How to navigate the Christmas holiday without wrecking your fitness progress. 

Once the calendar turns to November, we often find ourselves facing the big three of Western/American holidays: Thanksgiving, Christmas, and New Years Eve. While for most of us these holidays can mean joy, celebration, and the company of loved ones, it often has a catastrophic impact on any progress we’ve made toward a particular weight loss or exercise goal, leaving us in despair and looking forward to January 1 as the day where we can be “born again” in the image of zombie Jesus himself, albeit as a well-behaved and honest gym goer who eats all of their vegetables.


To know how to defeat the holidays (provided Thanksgiving hasn’t broken our spirits already) before they defeat us, we first need to know how the culinary temptations of the season approach us. Imagine for me, if you will, a typical family Christmas gathering, replete with all sorts of indulgent side dishes and desserts:

”Twas the night before Christmas, and all through the house

The family was gathered to feast and to grouse

Mom in her apron and I in my bib, she did the serving while I ate some ribs

The main dish was turkey but I wanted pork, so this was my appetizer with no need for a fork

The dishes were laid cross the table with care and no doubt that the platters would soon all be bare

Each place setting held a mountain of food with beer and wine at the ready to liven the mood

After hours of chewing, swallowing and guffawing, the family was splayed in their chairs close to yawning

Mom left pies as she took the stairs out of sight: “I did the cooking, so you clean! Now good night!”

Thanks for getting through that, it was fun for me! So what are the strategies we can employ in order to tackle the holiday eating without going overboard? It’s pretty simple, really. Here are a few tips to ensure your holiday gathering doesn’t get the best of you:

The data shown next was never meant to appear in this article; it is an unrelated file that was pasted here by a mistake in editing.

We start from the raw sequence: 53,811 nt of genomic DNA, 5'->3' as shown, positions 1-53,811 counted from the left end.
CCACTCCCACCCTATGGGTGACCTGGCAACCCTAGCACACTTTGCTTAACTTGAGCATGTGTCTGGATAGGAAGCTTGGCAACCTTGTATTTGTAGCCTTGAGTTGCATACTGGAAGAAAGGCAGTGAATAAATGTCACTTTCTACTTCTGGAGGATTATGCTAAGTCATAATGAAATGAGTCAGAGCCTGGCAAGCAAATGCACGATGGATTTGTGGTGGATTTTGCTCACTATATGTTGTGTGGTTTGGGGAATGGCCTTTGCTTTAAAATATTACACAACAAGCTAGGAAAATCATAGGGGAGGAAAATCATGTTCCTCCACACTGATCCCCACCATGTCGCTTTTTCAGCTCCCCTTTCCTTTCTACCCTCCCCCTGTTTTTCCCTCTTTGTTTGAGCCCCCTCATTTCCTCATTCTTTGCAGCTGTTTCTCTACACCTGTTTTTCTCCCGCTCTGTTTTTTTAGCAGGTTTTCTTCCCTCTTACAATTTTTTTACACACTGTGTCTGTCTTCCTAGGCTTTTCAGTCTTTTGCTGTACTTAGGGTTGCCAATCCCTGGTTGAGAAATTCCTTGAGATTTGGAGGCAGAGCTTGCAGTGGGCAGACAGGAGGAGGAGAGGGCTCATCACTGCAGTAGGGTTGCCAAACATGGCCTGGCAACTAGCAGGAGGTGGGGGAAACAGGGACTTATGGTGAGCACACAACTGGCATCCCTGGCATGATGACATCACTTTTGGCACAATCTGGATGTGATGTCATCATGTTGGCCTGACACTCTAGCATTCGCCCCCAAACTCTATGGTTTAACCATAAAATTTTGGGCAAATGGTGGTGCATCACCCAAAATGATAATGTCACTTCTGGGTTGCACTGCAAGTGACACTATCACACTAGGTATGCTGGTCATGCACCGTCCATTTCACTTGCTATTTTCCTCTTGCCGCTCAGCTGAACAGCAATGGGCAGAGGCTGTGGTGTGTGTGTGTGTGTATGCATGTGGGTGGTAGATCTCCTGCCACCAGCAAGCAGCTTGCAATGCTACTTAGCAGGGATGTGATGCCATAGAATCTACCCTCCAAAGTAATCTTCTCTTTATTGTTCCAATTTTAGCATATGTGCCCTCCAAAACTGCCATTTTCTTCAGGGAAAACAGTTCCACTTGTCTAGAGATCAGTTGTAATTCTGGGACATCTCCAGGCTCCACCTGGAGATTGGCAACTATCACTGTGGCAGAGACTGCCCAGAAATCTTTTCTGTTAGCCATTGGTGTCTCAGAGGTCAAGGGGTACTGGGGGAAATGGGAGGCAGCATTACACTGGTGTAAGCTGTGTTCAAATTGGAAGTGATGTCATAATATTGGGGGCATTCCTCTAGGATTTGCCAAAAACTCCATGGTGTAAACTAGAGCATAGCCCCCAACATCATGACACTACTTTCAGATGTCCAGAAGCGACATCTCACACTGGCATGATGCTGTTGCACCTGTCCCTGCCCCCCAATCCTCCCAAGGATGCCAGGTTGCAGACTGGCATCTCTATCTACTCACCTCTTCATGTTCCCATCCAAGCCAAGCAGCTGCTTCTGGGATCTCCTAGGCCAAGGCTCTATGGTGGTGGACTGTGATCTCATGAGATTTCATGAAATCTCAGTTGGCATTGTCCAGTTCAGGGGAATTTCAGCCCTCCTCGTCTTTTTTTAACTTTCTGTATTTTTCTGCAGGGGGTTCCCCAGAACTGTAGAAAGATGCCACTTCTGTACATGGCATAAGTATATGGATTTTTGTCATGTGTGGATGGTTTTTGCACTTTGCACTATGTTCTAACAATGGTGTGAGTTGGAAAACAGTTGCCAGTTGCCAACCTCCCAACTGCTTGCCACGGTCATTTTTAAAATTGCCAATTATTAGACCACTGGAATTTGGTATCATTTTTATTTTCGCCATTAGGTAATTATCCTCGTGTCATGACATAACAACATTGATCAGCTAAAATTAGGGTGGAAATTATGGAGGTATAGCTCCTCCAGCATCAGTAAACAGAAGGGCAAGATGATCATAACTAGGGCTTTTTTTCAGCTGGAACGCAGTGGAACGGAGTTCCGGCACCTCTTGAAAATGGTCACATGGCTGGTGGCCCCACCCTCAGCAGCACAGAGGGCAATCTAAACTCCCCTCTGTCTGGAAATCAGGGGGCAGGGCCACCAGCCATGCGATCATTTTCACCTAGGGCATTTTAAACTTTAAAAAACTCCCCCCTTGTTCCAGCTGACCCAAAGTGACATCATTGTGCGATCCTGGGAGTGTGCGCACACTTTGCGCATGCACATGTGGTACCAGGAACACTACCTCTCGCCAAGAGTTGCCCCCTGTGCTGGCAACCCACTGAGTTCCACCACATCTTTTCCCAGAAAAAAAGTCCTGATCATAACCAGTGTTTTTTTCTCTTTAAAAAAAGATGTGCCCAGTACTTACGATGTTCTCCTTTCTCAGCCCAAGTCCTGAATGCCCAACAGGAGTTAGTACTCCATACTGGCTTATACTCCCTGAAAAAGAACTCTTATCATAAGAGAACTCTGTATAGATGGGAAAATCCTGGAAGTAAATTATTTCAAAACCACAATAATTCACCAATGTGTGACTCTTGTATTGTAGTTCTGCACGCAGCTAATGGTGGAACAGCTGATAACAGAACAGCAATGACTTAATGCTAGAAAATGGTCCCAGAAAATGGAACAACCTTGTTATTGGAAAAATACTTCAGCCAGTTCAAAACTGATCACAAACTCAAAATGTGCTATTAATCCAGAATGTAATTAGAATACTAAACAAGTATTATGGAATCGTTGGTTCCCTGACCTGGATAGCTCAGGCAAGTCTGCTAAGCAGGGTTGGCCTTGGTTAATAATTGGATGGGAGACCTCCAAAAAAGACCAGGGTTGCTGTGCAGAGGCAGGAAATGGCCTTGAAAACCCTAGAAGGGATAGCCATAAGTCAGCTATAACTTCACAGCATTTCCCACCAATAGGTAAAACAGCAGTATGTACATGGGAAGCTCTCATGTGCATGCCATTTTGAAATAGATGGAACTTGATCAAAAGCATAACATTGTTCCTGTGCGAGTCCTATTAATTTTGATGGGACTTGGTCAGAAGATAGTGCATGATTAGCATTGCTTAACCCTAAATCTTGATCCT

• Prioritize lean meats and veggies (and not veggie casseroles) over cheesy, starchy dishes.
    • It’s very easy to overload your plate with all kinds of delicious foods (including five kinds of potatoes, casseroles, and others). My advice is to prioritize the ham or the turkey that are high in lean protein in addition to basic vegetables that are full of healthy vitamins and minerals and give yourself smaller portions of mashed potatoes and casseroles that are highly caloric and can send you crashing and make you bloated.
  • Pick your poison: Is the holiday about guzzling wine or having an enjoyable meal with the family or your friends?
    • It’s easy to fall in the trap of a family wine or beer binge when the beverages are flowing and there’s cause for celebration. Simply put, alcohol is the quickest way to ingest a ton of calories that do nothing but make you fatter. If your goal happens to not get fatter, limit yourself to a drink or two. You can still enjoy friends and family and the celebrations of the holiday season, especially if you can remember it.
  • There’s always the one indulgent dish you wait all year for, so in keeping your goals in mind, go for a single, smaller slice of Nani’s pumpkin pie instead of half of it!
    • This is where I fall prey to the holidays. Though I don’t really have much of a sweet tooth, there are always some delicious casseroles and pies this time of year that aren’t really available any other time. Instead of loading plate after plate with these items until they’re coming out of your ears, allow yourself to indulge in a small portion of one or two of the items and take your time enjoying them.

With that, you can count on not dashing (or dancing, prancing, or vixening) any of your fitness goals and put yourself ahead of the game come New Years Day.

As always, thanks for reading and head over to for workout and nutrition programs, online coaching, nutrition consultation and more!


Before you set your New Year’s Resolutions, READ THIS!


Every year, you, me, and everyone we know sets out to make this year different and to finally, once and for all, realize our fitness potential. How can we make this year different? What can we do this year that we haven’t done in years past to make sure we hit our goals once and for all? Tank Top Tony is here to tell you about some novel new ways that I’m positive you’ve never tried to knock off that nasty holiday weight and be ready for summer in no time flat.

Be sure to adopt the latest diet you saw on the news or read about in a magazine.

Bonus points:  it requires you eat crazy foods or less than 1000 calories in a day. 

If I know anything, it’s that diets are most successful when they’re most untenable. So that’s why I suggest you choose a diet that doesn’t in any way resemble what humans eat. Weird, gritty shakes that you can only drink with your nose pinched closed? Perfect. A juice or lemon water fast that results in you getting as many calories per day as the recommended dietary allowance for an insect? Phenomenal!